We investigated the possibility that the miRNA contents of exosomes were responsible for the noted cycling changes in BCCs. To address this, we collected exosomes from primed MSCs in which the pre-miRNAs could not mature. These studies were conducted with MSCs knocking down the endogenous dicer (Supplementary Fig. S4A). We found that the exosomes from these MSCs failed to impart cycling quiescence; instead, they caused the majority of MDA-MB-231 cells to transition into the S-phase, relative to control siRNA (Fig. 4A and Supplementary Fig. S4B). These studies revealed an inherent role for miRNAs in the observed effect of exosomes in cycling quiescence of BCCs. Although pri-miRNA is nuclear, we nonetheless assess its level in the exosomes. Primers specific for pri-miR-222 showed Ct values above the maximum threshold for exosomal RNA, whereas similar evaluation in the source MSCs resulted in Ct of 26 ± 0.03.
A heatmap of miRNAs from exosomes of naïve and primed MSCs illustrated distinct miRNA profiles (Fig. 4B). Scatter plots with the boundaries set at ±1.5 fold changes indicated similarities as well as distinct differences between two groups (Fig. 4C and D). Ingenuity pathway analyses of T47D-primed/naïve MSCs demonstrated a network with genes linked to the G1/S-phase and tumor proliferation (Supplementary Fig. S5A). Similarly, MDA-MB-231 cell–primed exosomes narrowed miRNAs involved in the expression of cell-cycle genes (Supplementary Fig. S5B). Overall, the predictive analyses were consistent with the functional studies, showing a subset of BCCs transitioning into cycling quiescence by exosomes from breast cancer–primed MSCs (Fig. 3).
Reverse dormancy by targeted miR-222/223
We selected miR-222 and -223 as potential targets to reverse the cycling quiescence of BCCs for drug sensitivity, based on the following reasoning: their roles in BCC quiescence in bone marrow, increased levels in MSCs and MSC-derived exosomes, increases by 3- to 5-fold in primed relative to naïve exosomes, and the link of miR-222 to tumor resistance (Figs. 4B and 5A–C and Supplementary Fig. S6A and S6B; refs. 11, 29). Thus, miR-222/223 could have a role in early development of cycling quiescence, leading to dormancy. Thus, we targeted these miRNAs by delivering the respective antagomiRs within MSCs in vivo (30–32). We first tested whether the anti-miRNA can be released from MSCs in a Transwell system. Flow cytometry indicated efficient transfer of cyanine 5 (Cy5)-tagged anti-miR-222 to approximately 78% BCCs after 48 hours (Fig. 5D). Because the MSCs remained viable and did not migrate through the membrane, we concluded that the observed transfer of miRNAs was through microvesicles.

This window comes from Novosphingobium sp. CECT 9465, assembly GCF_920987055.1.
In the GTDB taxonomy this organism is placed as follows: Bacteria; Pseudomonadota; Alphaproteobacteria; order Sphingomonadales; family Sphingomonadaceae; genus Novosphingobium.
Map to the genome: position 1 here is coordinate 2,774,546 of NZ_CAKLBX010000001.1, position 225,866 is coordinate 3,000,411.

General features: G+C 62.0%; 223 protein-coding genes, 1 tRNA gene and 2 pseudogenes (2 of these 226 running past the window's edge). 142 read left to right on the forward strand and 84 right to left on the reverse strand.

The function of the transferred anti-miRNA was assessed in drug sensitivity analyses (29, 33). Primed MSCs were transfected with Cy5-anti-miR-222 or Cy5-control anti-miR. Exosomes from these MSCs were transferred to fresh BCCs for assessment of total and active P-glycoprotein (P-gp). Using specific antibodies (34), flow cytometry analyses (Fig. 5E) indicated an increase in total P-gp (left) and reduced in the active form (right). These findings were consistent with dye efflux studies, which showed a significant (P < 0.05) retention of calcein by anti-miR-222–containing exosomes, relative to control anti-miRNA (Fig. 5F). Together, these findings indicated that anti-miR-222 influences the activity of a drug transporter in the BCCs to favor drug sensitivity.
A therapeutic efficacy of anti-miR-222/223
We next developed a treatment strategy for dormant BCCs with anti-miR-222/223 and a lower dose of carboplatin in an in vivo model of breast cancer dormancy (Fig. 6A). Mice were injected with CMTMR (orange/red)-labeled MSCs and transfected with anti-miR-222/223 or control anti-miRNA. After 48 hours, the mice were injected intraperitoneally with reduced (<4×, 2.5 mg/kg) carboplatin or vehicle in 0.5 mL, twice at 2-day intervals (7, 13). After one week, the femurs were flushed and then examined for human cells. We expected few to undetectable dormant BCCs in the endosteal region (7). Technical control for murine GAPDH indicated Ct values of approximately 20 (Fig. 6B). Primers for human PPIB (cyclophilin B) detected ≥5 BCCs/106 murine cells (Supplementary Fig. S7). Human cells were undetectable in the anti-miRNA/carboplatin-treated mice (Ct > 40), as compared with Ct values of approximately 25 for mice given control anti-miRNA (Fig. 6B).